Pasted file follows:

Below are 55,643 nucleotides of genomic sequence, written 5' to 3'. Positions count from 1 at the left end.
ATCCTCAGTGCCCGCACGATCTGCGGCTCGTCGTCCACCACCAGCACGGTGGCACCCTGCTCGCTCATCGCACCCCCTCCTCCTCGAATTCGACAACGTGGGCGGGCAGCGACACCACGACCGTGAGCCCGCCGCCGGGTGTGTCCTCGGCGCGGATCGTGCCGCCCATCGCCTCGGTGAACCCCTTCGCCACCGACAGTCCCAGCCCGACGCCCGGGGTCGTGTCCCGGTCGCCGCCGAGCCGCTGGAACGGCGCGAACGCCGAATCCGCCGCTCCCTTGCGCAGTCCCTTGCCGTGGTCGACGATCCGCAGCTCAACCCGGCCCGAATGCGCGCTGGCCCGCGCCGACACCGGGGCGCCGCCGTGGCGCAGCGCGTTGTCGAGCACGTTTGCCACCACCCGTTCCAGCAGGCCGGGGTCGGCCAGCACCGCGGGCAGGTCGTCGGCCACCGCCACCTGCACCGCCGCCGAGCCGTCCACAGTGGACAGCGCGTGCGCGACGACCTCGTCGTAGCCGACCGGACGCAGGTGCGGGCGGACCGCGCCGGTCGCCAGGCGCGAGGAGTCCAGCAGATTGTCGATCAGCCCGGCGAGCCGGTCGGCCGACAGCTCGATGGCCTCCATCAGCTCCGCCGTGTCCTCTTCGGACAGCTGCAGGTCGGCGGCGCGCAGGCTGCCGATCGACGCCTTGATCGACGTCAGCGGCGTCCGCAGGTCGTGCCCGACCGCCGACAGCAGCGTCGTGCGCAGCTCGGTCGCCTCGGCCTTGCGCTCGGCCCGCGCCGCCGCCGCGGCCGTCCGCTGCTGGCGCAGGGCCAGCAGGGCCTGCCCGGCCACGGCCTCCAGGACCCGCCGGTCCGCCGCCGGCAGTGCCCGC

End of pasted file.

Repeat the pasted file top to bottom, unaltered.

Below are 55,643 nucleotides of genomic sequence, written 5' to 3'. Positions count from 1 at the left end.
ATCCTCAGTGCCCGCACGATCTGCGGCTCGTCGTCCACCACCAGCACGGTGGCACCCTGCTCGCTCATCGCACCCCCTCCTCCTCGAATTCGACAACGTGGGCGGGCAGCGACACCACGACCGTGAGCCCGCCGCCGGGTGTGTCCTCGGCGCGGATCGTGCCGCCCATCGCCTCGGTGAACCCCTTCGCCACCGACAGTCCCAGCCCGACGCCCGGGGTCGTGTCCCGGTCGCCGCCGAGCCGCTGGAACGGCGCGAACGCCGAATCCGCCGCTCCCTTGCGCAGTCCCTTGCCGTGGTCGACGATCCGCAGCTCAACCCGGCCCGAATGCGCGCTGGCCCGCGCCGACACCGGGGCGCCGCCGTGGCGCAGCGCGTTGTCGAGCACGTTTGCCACCACCCGTTCCAGCAGGCCGGGGTCGGCCAGCACCGCGGGCAGGTCGTCGGCCACCGCCACCTGCACCGCCGCCGAGCCGTCCACAGTGGACAGCGCGTGCGCGACGACCTCGTCGTAGCCGACCGGACGCAGGTGCGGGCGGACCGCGCCGGTCGCCAGGCGCGAGGAGTCCAGCAGATTGTCGATCAGCCCGGCGAGCCGGTCGGCCGACAGCTCGATGGCCTCCATCAGCTCCGCCGTGTCCTCTTCGGACAGCTGCAGGTCGGCGGCGCGCAGGCTGCCGATCGACGCCTTGATCGACGTCAGCGGCGTCCGCAGGTCGTGCCCGACCGCCGACAGCAGCGTCGTGCGCAGCTCGGTCGCCTCGGCCTTGCGCTCGGCCCGCGCCGCCGCCGCGGCCGTCCGCTGCTGGCGCAGGGCCAGCAGGGCCTGCCCGGCCACGGCCTCCAGGACCCGCCGGTCCGCCGCCGGCAGTGCCCGC